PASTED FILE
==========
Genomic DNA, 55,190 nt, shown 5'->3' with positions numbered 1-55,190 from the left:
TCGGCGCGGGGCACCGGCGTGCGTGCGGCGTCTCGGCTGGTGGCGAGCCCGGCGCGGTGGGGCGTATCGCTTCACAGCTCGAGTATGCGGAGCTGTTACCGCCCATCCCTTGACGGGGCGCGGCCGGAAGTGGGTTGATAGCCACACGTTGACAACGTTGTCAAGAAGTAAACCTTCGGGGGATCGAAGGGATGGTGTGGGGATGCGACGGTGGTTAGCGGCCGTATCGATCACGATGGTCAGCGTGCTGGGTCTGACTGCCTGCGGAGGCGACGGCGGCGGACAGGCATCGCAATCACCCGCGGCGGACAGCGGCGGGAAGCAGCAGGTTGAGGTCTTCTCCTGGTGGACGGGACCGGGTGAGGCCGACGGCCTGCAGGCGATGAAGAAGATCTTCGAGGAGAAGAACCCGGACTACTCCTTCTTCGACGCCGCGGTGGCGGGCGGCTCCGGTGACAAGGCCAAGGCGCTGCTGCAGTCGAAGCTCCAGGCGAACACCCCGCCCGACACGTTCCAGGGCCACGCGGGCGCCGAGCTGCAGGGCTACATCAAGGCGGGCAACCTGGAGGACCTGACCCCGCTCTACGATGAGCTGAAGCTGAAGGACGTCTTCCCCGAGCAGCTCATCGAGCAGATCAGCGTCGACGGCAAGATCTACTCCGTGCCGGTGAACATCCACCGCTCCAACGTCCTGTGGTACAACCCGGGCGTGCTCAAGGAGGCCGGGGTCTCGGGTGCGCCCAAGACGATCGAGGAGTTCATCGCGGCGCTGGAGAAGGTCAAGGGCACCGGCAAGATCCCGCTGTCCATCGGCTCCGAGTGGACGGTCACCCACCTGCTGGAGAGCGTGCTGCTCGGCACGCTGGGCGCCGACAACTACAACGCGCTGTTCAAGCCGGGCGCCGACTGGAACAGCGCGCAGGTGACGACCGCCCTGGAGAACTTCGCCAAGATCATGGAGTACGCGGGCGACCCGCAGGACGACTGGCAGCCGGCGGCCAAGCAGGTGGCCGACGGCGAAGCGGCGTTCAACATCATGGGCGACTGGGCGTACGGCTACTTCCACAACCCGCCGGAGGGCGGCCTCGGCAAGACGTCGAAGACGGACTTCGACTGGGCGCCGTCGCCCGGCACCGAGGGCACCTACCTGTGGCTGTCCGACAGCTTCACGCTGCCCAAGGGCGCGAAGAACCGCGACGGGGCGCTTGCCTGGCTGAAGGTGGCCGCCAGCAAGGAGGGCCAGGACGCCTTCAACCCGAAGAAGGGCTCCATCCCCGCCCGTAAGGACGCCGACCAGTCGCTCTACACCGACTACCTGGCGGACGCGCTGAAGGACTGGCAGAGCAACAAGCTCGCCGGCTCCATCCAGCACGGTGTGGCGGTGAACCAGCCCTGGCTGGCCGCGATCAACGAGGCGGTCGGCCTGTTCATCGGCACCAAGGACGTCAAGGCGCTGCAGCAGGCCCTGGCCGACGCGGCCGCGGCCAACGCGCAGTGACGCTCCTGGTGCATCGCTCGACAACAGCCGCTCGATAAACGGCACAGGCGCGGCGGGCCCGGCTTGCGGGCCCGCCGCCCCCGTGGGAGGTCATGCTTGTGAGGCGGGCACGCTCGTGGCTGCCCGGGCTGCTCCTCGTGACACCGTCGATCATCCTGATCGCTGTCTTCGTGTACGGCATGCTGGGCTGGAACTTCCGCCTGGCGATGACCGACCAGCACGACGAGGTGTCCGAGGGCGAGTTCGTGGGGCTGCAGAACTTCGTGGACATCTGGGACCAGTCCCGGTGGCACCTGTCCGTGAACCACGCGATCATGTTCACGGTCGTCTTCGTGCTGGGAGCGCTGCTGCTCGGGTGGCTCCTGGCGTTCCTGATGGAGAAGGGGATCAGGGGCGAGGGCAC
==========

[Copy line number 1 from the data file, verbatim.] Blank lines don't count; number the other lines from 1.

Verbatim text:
Genomic DNA, 55,190 nt, shown 5'->3' with positions numbered 1-55,190 from the left: